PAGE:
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Last week during Interop Las Vegas, I was able to witness and participate in all sorts of conversations about virtualization, and its effect on the way we deploy, deliver and consume applications and services.

Virtualization itself is not a new topic, but given the way our environment has been shaping lately, it is becoming more and more relevant. In this new world we all carry multiple devices, we are always on the move, and the definition whether the app we are using is running from the cloud or from our devices is increasingly irrelevant.

Users do not care about the technology, or the role of virtualization or cloud, as long as they have access to the applications and data they need, whenever they need it. We sometimes think the users should care, but in reality, it is IT that should care, and not the users. And that is a big distinction.

This of course is not a surprise, but I perceived a sense of impatience and even annoyance from some of the users that I was able to question about this matter. I got a really clear message that whatever is the future of the desktop--or the workspace as more and more people refer to it, should be delivered to them soon.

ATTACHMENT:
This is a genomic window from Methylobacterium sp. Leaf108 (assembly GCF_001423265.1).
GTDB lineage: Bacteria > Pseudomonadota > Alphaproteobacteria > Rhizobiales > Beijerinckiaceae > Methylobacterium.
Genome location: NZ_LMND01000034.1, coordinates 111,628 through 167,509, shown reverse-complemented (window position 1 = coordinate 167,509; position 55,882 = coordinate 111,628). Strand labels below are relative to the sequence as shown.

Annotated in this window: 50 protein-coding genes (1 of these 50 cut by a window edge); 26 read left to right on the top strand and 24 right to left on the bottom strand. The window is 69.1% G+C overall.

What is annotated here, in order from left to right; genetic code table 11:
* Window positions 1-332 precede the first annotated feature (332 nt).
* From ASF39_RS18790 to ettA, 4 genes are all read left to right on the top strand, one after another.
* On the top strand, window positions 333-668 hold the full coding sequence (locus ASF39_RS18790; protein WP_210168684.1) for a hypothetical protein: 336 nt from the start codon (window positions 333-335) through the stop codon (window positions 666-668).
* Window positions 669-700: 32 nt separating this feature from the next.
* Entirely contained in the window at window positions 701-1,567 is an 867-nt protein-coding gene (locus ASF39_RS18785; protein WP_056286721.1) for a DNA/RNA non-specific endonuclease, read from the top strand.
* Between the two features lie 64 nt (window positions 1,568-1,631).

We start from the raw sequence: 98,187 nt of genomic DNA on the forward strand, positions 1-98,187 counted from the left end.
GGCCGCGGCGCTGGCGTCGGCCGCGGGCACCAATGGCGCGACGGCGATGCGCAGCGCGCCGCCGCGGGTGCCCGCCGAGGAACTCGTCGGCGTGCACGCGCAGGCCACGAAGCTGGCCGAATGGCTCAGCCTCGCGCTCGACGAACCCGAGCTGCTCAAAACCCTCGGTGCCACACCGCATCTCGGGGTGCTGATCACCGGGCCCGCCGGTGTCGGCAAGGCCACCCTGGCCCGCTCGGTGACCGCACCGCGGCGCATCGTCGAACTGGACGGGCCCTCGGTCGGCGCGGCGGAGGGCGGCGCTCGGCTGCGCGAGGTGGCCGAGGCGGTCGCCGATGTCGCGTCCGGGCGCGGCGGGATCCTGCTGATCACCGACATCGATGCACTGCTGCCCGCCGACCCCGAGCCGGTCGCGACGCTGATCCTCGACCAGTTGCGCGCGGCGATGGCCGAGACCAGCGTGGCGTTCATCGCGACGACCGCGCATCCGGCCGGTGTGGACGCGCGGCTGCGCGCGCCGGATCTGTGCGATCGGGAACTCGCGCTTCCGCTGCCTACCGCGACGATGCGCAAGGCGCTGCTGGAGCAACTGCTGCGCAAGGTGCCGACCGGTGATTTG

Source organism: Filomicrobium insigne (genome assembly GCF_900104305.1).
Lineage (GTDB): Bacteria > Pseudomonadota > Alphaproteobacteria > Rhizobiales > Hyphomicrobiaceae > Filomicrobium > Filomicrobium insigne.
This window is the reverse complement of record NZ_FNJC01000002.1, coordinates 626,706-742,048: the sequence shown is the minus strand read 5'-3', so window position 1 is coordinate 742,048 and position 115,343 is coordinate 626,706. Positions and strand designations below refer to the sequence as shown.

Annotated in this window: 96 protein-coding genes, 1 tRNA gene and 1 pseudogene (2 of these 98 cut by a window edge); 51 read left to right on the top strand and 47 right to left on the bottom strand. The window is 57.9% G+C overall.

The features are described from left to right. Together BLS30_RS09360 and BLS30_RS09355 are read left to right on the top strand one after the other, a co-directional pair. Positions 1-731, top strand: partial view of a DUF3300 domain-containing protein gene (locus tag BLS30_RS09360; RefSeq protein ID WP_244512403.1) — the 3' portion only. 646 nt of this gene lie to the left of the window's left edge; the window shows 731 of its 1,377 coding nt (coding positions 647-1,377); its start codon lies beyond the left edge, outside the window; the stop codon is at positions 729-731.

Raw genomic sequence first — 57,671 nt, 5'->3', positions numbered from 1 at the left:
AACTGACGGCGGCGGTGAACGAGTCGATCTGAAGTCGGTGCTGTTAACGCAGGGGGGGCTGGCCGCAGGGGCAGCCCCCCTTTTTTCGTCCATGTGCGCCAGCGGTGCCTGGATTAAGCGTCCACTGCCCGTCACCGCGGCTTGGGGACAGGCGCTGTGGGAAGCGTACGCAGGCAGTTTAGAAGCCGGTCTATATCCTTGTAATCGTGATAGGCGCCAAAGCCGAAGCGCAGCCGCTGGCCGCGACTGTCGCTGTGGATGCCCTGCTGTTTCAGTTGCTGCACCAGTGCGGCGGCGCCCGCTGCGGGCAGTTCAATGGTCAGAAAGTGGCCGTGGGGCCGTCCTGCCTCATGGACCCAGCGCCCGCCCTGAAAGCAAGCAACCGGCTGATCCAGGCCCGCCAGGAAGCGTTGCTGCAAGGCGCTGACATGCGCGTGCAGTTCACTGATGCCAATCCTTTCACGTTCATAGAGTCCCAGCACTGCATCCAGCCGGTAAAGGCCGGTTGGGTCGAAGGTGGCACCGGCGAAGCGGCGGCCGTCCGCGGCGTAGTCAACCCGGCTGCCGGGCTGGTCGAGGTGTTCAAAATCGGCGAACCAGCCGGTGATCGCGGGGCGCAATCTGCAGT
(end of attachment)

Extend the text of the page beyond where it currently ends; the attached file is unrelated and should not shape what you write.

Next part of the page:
As for the important characteristics of this workspace, from the users’ perspective:


To summarize my learning from Interop Las Vegas, I would say that just like with other technologies, Desktop or Workspace virtualization is a journey, a very interesting one. Users seem to be ready and the technology foundation is already available, but the real question is if IT is ready. The delivery of the unified workspace requires breaking silos within many IT organizations, in the same way convergence did over 10 years ago.  And just like with convergence, the savings, increased productivity and the capability to enable new and exciting services to all users, so they can work their way, is in front of us. It is a journey all right, but we can start that journey today.

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  1. Mobilya �r??

    Nice :)


  2. Roberto – great post, thanks.

    To take it one step further, the “Unified Workspace” will provide a consistent user experience across all popular OS’s and devices. Which means that it will most definitely be different from the current Microsoft-only enterprise desktop environment (and associated constrains) we have today.

    This is quite refreshing.


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